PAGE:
My latest passion is growing herbs in ornamental pots. I began, like many gardeners do, by purchasing ceramic pocket pots, the kind of containers with pockets for parsley, thyme, oregano, etc. After a time, I realized that I needed a larger scope for my herbs and began to see the design possibilities of evergreen rosemary bushes and lavender.
The unexpected demise of the boxwood I had featured in two large urns flanking my front porch led to my planting rosemary in their place. I combined the rosemary bushes with cascading thyme and sage plants for color and textural variety. I have found that these herbs overwinter very well in the sunny shelter of my driveway and front door.
I can enjoy these fragrant evergreens right through the winter, and pop out to break off a bit of herb whenever I want to add them to a meal.
Growing herbs in containers is very easy. Any container is suitable for growing herbs as long as it has a drainage hole. Herbs must have good drainage—most herbs do not like their feet to stay wet. Therefore, the soil you use should be loose and friable. Mixing an equal part of potting soil, peat moss and perlite (or vermiculite) will ensure your herbs’ happy feet.
The choice of herbs to use in container gardening is really unlimited. You can choose, as I do, to combine herbs for an ornamental effect, making sure that at least three of your herbs are evergreen. I have included links for each of the herb varieties I will mention,-linking to websites with good information on the plants. One of my most successful combinations involved the use of a large rosemary bush with variegated sage and lemon thyme as evergreen components and Purple Ruffles basil and Thai basil as annuals.
Themed combinations are also lovely in an ornamental pot. A “tea” themed herb planting of lemon balm, pineapple sage, golden lemon thyme, chamomile, and “stevia” (that sugar sweet plant that is now a non-sugar sweetener) would make a lovely combination.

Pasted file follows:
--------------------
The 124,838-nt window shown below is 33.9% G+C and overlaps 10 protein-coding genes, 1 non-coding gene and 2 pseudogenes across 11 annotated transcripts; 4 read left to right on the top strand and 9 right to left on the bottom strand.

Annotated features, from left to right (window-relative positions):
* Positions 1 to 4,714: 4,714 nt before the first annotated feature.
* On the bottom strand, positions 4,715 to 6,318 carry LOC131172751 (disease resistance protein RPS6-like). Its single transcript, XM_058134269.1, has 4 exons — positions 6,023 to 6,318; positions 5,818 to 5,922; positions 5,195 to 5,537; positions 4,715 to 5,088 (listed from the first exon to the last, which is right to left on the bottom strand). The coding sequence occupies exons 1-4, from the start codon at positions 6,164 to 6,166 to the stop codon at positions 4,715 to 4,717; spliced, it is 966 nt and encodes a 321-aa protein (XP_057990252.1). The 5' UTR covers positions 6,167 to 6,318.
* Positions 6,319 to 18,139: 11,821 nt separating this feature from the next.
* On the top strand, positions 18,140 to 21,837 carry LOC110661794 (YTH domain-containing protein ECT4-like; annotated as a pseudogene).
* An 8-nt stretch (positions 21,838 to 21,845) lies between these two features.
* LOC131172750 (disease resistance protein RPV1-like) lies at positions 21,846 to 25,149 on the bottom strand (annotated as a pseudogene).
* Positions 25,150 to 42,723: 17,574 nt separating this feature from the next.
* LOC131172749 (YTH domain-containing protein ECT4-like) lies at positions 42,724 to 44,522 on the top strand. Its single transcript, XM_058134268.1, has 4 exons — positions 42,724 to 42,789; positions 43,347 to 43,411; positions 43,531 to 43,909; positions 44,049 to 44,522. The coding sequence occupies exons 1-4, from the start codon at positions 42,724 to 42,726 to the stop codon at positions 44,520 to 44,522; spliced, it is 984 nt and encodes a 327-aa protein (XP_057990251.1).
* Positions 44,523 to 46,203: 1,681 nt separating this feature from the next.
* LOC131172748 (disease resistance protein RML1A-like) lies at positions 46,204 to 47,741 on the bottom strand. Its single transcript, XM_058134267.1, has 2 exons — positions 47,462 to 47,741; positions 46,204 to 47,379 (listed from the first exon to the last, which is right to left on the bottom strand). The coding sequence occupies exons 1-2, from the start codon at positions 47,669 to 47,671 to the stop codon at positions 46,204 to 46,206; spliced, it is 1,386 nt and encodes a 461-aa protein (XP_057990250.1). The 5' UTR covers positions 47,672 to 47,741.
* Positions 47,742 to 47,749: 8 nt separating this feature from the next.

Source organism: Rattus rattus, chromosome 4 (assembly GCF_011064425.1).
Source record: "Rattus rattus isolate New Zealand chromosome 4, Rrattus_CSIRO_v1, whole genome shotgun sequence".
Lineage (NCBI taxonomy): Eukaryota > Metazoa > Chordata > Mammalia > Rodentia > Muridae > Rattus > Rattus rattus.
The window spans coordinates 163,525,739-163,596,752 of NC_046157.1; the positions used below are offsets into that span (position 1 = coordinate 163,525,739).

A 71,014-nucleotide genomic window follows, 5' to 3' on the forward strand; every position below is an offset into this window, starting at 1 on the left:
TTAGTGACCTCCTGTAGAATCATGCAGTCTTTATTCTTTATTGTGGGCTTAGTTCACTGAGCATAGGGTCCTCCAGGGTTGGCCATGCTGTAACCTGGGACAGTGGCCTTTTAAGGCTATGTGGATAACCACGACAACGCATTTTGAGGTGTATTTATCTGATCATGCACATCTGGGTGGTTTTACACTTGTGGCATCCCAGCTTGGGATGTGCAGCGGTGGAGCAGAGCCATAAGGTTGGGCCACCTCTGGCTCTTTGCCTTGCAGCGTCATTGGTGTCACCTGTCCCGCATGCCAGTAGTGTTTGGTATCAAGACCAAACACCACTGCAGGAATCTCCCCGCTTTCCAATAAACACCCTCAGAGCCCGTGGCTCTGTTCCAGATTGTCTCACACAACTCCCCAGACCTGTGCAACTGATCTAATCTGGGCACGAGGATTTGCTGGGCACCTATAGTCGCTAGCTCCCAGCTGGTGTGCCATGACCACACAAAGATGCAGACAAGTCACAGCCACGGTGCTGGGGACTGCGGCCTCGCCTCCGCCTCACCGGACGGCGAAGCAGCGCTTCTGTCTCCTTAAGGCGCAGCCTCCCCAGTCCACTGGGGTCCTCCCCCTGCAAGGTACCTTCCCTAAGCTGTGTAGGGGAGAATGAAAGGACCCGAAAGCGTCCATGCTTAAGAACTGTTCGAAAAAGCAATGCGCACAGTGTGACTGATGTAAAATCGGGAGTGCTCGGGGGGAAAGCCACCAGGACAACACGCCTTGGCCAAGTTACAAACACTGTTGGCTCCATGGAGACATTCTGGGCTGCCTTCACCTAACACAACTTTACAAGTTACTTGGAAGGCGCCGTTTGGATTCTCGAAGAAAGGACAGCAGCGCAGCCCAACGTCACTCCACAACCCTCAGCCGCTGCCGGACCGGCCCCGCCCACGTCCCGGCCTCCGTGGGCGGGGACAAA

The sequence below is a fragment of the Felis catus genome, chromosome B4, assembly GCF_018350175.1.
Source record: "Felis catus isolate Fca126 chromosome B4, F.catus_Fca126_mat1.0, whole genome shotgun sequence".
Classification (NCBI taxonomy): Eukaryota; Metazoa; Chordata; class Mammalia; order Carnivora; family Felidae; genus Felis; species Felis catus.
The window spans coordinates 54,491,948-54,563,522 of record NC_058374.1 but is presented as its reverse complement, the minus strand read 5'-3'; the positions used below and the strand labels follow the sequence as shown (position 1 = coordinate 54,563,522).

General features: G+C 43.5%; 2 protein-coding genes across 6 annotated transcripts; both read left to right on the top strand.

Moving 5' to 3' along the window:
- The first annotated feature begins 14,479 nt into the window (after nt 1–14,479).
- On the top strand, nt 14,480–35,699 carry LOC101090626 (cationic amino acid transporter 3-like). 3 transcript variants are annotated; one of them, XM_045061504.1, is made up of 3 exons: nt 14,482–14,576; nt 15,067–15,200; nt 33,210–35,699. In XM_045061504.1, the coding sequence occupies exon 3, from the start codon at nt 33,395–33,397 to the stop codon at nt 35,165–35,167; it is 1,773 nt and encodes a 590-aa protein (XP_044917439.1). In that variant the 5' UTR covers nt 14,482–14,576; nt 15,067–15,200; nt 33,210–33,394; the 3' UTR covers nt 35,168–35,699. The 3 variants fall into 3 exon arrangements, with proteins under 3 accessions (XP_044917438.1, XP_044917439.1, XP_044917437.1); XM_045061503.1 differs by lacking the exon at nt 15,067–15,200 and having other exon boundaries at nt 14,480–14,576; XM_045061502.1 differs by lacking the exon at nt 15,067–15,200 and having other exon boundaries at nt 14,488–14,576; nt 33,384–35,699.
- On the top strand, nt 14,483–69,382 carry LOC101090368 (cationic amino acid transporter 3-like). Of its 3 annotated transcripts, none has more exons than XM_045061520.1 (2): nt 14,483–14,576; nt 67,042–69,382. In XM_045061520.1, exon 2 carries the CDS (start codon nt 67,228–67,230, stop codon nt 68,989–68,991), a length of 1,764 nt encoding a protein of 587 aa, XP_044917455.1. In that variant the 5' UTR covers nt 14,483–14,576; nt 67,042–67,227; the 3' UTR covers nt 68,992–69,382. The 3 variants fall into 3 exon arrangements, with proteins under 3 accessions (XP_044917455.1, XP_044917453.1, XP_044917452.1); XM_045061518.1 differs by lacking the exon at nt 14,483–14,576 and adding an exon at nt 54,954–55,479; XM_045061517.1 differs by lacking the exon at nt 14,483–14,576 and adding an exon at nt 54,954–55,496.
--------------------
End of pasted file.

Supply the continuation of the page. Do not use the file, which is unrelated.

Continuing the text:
A “salad” theme could include variegated or tri-colored sage, oregano, basil, dill and thyme.
An ornamental pot devoted to “scented plants” could include lavender, rosemary, scented geraniums, thymes, and mint. Either the lavender bush or rosemary bush could provide the height needed for a well designed ornamental scheme; while the scented geraniums would provide a variety of colorful blooms, and the thyme or mint would cascade in a lovely trailing fall.
A bonus to growing herbs in ornamental containers is that pots can be moved about your yard to take the best advantage of whatever sunlight you can catch.
You will be amazed at the variety of even commonplace herbs such as basil. All our local nurseries, as well as the big box stores such as Home Depot and Lowes, carry a variety of herbs. If you want to explore the more interesting cultivars such as ‘Valentino’ basil; ‘Purple ruffles’ basil; Spicy globe basil; ‘Magical Michael’ basil or dwarf bush basil or other interesting herbs such as winter savory; ‘tri-color’ sage; ‘purpurea’ sage or ‘curly’ sage you might want to visit Cravens Nursery on Route 50 in Fairfax, or Debaggio’s Herb Farm and Nursery in Chantilly. If you are up for a trip to Debaggio’s make sure to get there by July 1st— they close for the year on that date — and they don’t reopen until next spring.
Eleni Silverman is a Master Gardener, Vice President of the Belle Haven Garden Club, Chair of the Landscape Committee at Thomas Jefferson High School for Science and Technology and author of the garden blog "Belle Haven Garden Maven." She admits to a fascination with all things gardening, believes even compost is engaging, and will eagerly discuss the relative merits of leaf mold versus hardwood mulch.